the latest on the proposed regs – by Lambda Legal

Washington D.C., August 27, 2010) — Lambda Legal, the Gay & Lesbian Medical Association and the National Health Law Program today filed 26 pages of comments on proposed guidelines to eliminate discrimination in visitation against the families of lesbian, gay, bisexual and transgender (LGBT) patients published in June by the Centers for Medicare & Medicaid Services, within the U.S. Department of Health and Human Services (HHS). The department invited comment from the public, as well as experts on healthcare and LGBT issues, by today.

President Obama issued a presidential memo in April directing HHS to develop new hospital visitation guidelines to help ensure respect for the families of LGBT patients. He was inspired to act by the ordeal of Lambda Legal client Janice Langbehn, who was denied access to her dying life partner, Lisa Pond, in a Florida hospital. Obama called Langbehn from Airforce One to tell her personally about the memo and to offer his condolences.

“No one should have to sit powerless, as I did, as the person you love most in the world slips away in a nearby room,” said Langbehn. “Lesbian and gay patients – not hospital staff – should determine who their family is. This is a major step forward.”

Last September, in Lambda Legal’s lawsuit on behalf of Langbehn against Jackson Memorial Hospital, a federal court in Florida concluded that no law required the hospital to allow her and their three children to see Pond. “We know from the experience of Janice and others that existing laws aren’t enough,” said Beth Litrell, Lambda Legal Staff Attorney and Janice Langbehn’s lead lawyer. “Having clear and protective guidelines is vitally important,” she said.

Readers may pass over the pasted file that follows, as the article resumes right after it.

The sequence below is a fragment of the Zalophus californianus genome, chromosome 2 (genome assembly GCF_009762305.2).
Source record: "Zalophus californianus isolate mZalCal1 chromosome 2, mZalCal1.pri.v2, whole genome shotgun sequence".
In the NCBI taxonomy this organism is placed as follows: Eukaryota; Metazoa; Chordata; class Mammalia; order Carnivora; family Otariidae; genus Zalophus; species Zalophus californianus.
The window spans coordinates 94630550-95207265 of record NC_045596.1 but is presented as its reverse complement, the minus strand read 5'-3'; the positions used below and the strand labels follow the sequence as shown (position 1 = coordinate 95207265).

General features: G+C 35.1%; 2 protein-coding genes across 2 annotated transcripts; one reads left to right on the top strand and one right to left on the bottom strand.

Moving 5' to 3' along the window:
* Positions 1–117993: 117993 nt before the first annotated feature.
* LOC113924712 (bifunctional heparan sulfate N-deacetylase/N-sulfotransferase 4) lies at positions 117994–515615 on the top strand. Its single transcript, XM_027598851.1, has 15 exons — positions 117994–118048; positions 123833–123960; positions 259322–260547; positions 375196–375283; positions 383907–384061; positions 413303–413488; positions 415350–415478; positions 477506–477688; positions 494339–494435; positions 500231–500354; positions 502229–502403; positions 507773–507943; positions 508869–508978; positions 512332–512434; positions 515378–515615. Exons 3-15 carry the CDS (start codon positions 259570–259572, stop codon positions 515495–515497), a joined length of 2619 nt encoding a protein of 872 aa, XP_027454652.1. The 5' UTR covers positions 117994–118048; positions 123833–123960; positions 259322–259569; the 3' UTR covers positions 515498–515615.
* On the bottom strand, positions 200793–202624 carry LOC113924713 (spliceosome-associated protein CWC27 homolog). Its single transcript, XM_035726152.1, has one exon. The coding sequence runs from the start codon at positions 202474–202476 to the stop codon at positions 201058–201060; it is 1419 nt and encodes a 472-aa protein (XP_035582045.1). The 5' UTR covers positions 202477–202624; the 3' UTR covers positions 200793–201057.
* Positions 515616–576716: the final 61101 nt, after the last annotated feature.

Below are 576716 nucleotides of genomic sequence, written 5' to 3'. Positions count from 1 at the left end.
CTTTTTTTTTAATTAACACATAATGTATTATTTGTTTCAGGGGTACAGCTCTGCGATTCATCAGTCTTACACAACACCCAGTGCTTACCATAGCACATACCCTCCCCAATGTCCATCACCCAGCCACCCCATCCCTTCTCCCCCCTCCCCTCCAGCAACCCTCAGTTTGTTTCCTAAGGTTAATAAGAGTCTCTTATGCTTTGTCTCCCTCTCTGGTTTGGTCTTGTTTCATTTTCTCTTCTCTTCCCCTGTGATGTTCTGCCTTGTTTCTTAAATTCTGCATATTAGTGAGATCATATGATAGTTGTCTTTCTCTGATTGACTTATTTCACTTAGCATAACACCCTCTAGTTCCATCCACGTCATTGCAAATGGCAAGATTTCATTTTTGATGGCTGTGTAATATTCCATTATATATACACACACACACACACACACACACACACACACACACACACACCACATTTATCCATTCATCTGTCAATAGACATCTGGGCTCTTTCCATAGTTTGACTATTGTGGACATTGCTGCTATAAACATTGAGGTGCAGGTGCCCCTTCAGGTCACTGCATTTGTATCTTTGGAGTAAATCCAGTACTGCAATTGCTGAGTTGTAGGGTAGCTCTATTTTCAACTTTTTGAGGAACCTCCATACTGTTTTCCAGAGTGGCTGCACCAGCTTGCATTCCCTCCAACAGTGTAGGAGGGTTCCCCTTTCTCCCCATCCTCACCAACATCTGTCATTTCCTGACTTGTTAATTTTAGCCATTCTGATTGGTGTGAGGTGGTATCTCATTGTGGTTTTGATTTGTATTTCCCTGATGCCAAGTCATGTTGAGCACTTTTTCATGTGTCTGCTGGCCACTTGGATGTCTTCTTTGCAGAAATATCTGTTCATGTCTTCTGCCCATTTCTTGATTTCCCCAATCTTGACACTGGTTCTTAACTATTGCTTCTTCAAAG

Staff Attorney Tara Borelli manages Lambda Legal’s healthcare fairness advocacy and was the principle author of the comments submitted today. “While the proposed new rules are certainly good news, important clarifications are needed,” Borelli said. “One major problem is the uncertainty when a patient is incapacitated and can’t designate who can visit. The regulations do not address this common scenario, and definitely should.”

The comments submitted to HHS today by the three expert organizations include the following recommendations, among others:

  • guidelines must address one of the greatest vulnerabilities of LGBT patients: who may visit when an incapacitated patient has not designated someone to make decisions;
  • requiring documentation of the patient-visitor relationship should rarely be necessary and must not be discriminatorily applied to LGBT people;
  • the visitation rules for hospice and nursing home facilities must include explicit nondiscrimination language to effectively protect LGBT patients and their families; and
  • there must be an appeals procedure for visitation denials and patients must be informed about it.

“As GLMA’s health care professional members know, and the social science research supports, allowing loved ones greater access to patients in hospitals improves patient health outcomes,” said Hector Vargas, Executive Director of the Gay & Lesbian Medical Association. “A patient- and family-centered approach to hospital visitation policies as well as for overall health is crucial for LGBT patients and their families, who continue to face pervasive discrimination in health care settings.”

“There are a great number of poor LGBT people in this country who are among the most vulnerable in health care settings. The National Health Law Program supports President Obama’s directive for regulations to ensure that patients can have their loved ones at their bedsides during moments of medical crisis.” said Doreena Wong, Senior Attorney with the National Health Law Program.

To see the comments, log on to For background on Langbehn v. Jackson Memorial, go to

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